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Research aims to add years to lives of children with Batten disease

Batten disease is an umbrella term referring to a group of inherited disorders of the nervous system that cause dementia and early death in children. These conditions are also collectively known as neuronal ceroid lipofuscinoses, or NCLs. Researchers based at The Roslin Institute have created a flock of sheep that carry the gene for one form of this disease in order to develop potential treatments for this severe life-limiting disease.

Dr Tom Wishart



Devastating childhood disease   

According to the Boston Children’s Hospital, there are roughly 14,000 children known to have Batten disease. In the UK, Batten disease affects between 100 and 150 children and young adults. In a country like the USA this is around 2-4 in every 100,000 children. It is inherited from two symptomless parents who each carry a rare recessive gene mutation. That mutation interferes with the operation of lysosomes, which act as the waste disposal and recycling systems for cells. Children who carry two copies of the faulty gene suffer devastating consequences including loss of vision, impaired cognition, mobility problems, seizures and early death.  


There are several types of Batten disease, but one of the more rapid types is CLN1. This is a research focus for Tom Wishart’s lab at the Roslin Institute. The approach enables detailed studies of how the disease affects various functions in the body and could give insight into the effectiveness of potential treatments.  


Gene-editing expertise: CRISPR 

Working under tight legislation that controls the use of animals in research which includes an ethical review of the proposed work and close veterinary supervision, the Wishart lab made use of gene-editing expertise embedded in the world-renowned Roslin Institute. Here, experts from the Whitelaw group used a technique called CRISPR to generate the most common human CLN1 gene mutation within the sheep CLN1 gene. This has allowed researchers to investigate the symptoms of Batten disease in detail, including changes in behaviour and brain size.  


Our results show that these sheep are a very robust model of the CLN1 form of Batten disease and will prove crucial for assessing the effectiveness of future therapies.

Tom WishartReader in Molecular Anatomy at the Roslin Institute

Research aims to help young patients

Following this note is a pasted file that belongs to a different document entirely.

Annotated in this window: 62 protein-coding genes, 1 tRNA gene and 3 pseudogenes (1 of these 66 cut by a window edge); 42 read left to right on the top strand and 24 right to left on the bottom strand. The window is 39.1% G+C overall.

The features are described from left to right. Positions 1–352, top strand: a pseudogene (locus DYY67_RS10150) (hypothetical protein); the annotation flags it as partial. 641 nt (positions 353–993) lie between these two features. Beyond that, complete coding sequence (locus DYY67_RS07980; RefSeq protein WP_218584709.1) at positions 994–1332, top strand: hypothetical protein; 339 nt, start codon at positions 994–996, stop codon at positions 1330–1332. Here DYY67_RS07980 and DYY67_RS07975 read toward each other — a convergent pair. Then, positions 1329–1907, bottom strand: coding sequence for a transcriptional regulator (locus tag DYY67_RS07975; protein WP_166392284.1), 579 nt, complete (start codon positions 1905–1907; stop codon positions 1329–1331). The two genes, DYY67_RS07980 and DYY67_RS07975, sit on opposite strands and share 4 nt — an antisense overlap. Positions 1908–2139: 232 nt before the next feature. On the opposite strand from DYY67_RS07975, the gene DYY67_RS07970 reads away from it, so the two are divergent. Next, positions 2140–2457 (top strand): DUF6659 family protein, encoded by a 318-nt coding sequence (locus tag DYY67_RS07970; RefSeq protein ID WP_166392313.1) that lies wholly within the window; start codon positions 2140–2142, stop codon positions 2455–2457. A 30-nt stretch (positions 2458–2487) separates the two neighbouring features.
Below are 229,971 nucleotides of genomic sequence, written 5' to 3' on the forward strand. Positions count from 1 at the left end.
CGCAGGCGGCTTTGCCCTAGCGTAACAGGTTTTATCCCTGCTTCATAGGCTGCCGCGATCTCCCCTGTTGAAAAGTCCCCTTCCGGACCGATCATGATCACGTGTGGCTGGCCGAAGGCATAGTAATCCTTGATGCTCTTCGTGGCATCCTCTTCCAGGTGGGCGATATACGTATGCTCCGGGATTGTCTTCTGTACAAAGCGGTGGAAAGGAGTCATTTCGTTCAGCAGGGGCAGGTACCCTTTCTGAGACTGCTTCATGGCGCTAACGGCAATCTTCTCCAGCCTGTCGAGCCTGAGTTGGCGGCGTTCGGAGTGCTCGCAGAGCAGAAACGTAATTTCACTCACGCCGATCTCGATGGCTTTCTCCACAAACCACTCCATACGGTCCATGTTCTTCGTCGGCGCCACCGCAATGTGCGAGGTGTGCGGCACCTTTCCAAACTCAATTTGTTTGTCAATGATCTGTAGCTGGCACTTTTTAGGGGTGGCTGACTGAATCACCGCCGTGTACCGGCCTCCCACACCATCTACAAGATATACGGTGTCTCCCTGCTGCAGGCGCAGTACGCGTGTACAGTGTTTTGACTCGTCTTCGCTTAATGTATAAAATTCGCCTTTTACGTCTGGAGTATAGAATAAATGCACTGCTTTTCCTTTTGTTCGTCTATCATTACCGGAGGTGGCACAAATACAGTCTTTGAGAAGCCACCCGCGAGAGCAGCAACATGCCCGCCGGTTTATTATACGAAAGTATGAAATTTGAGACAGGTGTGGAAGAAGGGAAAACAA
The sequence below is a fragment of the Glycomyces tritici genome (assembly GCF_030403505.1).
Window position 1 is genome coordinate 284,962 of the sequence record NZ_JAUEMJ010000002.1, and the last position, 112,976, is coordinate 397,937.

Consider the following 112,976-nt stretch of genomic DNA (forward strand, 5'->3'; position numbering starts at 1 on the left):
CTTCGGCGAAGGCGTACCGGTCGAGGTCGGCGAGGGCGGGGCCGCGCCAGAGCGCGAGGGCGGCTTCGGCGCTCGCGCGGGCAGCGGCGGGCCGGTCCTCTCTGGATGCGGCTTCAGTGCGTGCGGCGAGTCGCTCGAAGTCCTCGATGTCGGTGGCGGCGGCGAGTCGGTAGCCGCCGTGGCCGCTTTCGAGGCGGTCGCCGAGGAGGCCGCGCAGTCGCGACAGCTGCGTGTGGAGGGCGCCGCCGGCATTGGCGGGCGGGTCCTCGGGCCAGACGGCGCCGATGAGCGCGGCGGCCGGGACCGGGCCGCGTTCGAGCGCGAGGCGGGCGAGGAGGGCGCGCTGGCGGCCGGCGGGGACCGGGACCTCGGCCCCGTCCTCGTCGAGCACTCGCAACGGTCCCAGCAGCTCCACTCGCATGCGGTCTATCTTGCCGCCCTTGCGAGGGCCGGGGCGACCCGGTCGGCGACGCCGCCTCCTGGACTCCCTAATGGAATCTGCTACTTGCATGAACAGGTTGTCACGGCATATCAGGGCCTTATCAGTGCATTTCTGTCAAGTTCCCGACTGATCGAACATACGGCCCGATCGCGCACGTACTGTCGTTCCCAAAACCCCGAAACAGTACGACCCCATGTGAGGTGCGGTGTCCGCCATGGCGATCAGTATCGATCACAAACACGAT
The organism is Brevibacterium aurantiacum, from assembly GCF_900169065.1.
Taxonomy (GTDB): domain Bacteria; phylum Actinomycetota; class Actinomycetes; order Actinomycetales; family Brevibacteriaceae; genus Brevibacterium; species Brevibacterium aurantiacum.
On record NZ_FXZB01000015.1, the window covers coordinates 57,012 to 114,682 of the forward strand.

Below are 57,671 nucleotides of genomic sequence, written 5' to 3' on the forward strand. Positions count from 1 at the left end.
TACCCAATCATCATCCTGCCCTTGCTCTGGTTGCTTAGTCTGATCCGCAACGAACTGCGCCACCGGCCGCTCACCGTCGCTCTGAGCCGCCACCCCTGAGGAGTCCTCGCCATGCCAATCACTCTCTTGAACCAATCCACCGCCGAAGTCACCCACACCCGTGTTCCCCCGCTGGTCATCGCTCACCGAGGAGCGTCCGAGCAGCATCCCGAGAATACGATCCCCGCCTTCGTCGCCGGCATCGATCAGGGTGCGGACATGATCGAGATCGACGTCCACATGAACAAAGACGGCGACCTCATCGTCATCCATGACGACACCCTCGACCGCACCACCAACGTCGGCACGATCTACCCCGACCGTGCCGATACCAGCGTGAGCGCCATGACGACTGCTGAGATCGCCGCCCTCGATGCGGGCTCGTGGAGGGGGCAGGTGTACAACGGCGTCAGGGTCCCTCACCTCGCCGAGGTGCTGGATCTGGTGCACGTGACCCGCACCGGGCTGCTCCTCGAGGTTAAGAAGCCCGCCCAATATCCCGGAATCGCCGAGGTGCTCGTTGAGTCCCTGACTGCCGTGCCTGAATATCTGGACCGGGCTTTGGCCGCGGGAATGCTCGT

Researchers around the world are working on several potential treatments, including gene therapy in which healthy genes are delivered by viruses to replace mutated versions. This is a truly multi-disciplinary collaborative effort involving contributors from across the University of Edinburgh with expertise including but not limited to: genome editing, Biochemistry and molecular biology, human and comparative anatomy, disease modelling, proteomics and biomarker discovery, clinical assessment expertise and veterinary clinical imaging and human neuroradiology, human neurosurgery, veterinary surgery, veterinary anaesthesia and the highest standards of animal husbandry and welfare with all the work monitored by a highly dedicated team of named veterinary surgeons.   


This work can only be done by a team of researchers. We are fortunate that we have so many talented people at UoE who can work together with other key external collaborators such as Dr Jonathan Cooper (WashU) to try to make a difference in the lives of children with this devastating neurodegenerative condition.

Tom WishartReader in Molecular Anatomy at the Roslin Institute


Tom and his collaborators are making significant steps in our understanding of Batten disease and determining the potential of different therapeutic approaches.  This work is enabling developments on three fronts:  

  1. to find new biomarkers 
  2. to assess therapy outcomes
  3. to track the disease progression 



We were able to study the sheep before their outward symptoms developed which allowed us to gain a new and deeper understanding of how the disease unfolds. This knowledge will be invaluable, with the ultimate aim of finding treatments that could add years to the lives of young patients.

Tom WishartReader in Molecular Anatomy at the Roslin Institute



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